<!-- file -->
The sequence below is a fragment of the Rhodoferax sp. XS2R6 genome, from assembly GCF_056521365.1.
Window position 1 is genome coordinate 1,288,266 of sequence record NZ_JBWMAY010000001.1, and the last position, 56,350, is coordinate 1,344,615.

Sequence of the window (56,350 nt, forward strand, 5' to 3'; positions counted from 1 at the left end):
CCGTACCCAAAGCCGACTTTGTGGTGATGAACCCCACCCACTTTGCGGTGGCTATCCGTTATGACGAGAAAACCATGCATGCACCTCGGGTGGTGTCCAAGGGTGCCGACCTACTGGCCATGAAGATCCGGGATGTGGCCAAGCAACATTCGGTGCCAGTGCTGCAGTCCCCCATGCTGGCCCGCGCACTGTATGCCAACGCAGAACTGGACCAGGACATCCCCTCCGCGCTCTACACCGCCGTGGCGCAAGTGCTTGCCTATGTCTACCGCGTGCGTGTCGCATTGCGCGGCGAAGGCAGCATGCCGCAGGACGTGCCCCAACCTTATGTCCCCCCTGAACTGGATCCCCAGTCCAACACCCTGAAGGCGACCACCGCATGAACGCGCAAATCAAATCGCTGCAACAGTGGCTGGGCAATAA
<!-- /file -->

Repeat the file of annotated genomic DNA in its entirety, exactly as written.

The sequence below is a fragment of the Rhodoferax sp. XS2R6 genome, from assembly GCF_056521365.1.
Window position 1 is genome coordinate 1,288,266 of sequence record NZ_JBWMAY010000001.1, and the last position, 56,350, is coordinate 1,344,615.

Sequence of the window (56,350 nt, forward strand, 5' to 3'; positions counted from 1 at the left end):
CCGTACCCAAAGCCGACTTTGTGGTGATGAACCCCACCCACTTTGCGGTGGCTATCCGTTATGACGAGAAAACCATGCATGCACCTCGGGTGGTGTCCAAGGGTGCCGACCTACTGGCCATGAAGATCCGGGATGTGGCCAAGCAACATTCGGTGCCAGTGCTGCAGTCCCCCATGCTGGCCCGCGCACTGTATGCCAACGCAGAACTGGACCAGGACATCCCCTCCGCGCTCTACACCGCCGTGGCGCAAGTGCTTGCCTATGTCTACCGCGTGCGTGTCGCATTGCGCGGCGAAGGCAGCATGCCGCAGGACGTGCCCCAACCTTATGTCCCCCCTGAACTGGATCCCCAGTCCAACACCCTGAAGGCGACCACCGCATGAACGCGCAAATCAAATCGCTGCAACAGTGGCTGGGCAATAA